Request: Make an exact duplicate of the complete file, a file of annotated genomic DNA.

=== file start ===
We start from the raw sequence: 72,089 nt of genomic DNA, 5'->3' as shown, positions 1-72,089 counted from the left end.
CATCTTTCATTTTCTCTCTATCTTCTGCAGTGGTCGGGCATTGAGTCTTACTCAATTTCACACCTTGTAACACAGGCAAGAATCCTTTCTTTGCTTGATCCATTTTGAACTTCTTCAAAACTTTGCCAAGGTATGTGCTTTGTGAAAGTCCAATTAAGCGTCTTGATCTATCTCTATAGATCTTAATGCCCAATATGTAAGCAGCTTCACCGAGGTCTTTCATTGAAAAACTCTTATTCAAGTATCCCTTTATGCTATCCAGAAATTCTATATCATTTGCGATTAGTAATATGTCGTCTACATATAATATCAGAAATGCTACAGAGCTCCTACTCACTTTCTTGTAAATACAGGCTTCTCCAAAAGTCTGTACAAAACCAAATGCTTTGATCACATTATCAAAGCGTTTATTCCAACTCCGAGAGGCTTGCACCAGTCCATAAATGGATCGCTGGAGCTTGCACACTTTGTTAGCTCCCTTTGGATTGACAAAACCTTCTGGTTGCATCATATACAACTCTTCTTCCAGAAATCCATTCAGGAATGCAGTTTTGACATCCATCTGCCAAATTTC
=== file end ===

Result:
We start from the raw sequence: 72,089 nt of genomic DNA, 5'->3' as shown, positions 1-72,089 counted from the left end.
CATCTTTCATTTTCTCTCTATCTTCTGCAGTGGTCGGGCATTGAGTCTTACTCAATTTCACACCTTGTAACACAGGCAAGAATCCTTTCTTTGCTTGATCCATTTTGAACTTCTTCAAAACTTTGCCAAGGTATGTGCTTTGTGAAAGTCCAATTAAGCGTCTTGATCTATCTCTATAGATCTTAATGCCCAATATGTAAGCAGCTTCACCGAGGTCTTTCATTGAAAAACTCTTATTCAAGTATCCCTTTATGCTATCCAGAAATTCTATATCATTTGCGATTAGTAATATGTCGTCTACATATAATATCAGAAATGCTACAGAGCTCCTACTCACTTTCTTGTAAATACAGGCTTCTCCAAAAGTCTGTACAAAACCAAATGCTTTGATCACATTATCAAAGCGTTTATTCCAACTCCGAGAGGCTTGCACCAGTCCATAAATGGATCGCTGGAGCTTGCACACTTTGTTAGCTCCCTTTGGATTGACAAAACCTTCTGGTTGCATCATATACAACTCTTCTTCCAGAAATCCATTCAGGAATGCAGTTTTGACATCCATCTGCCAAATTTC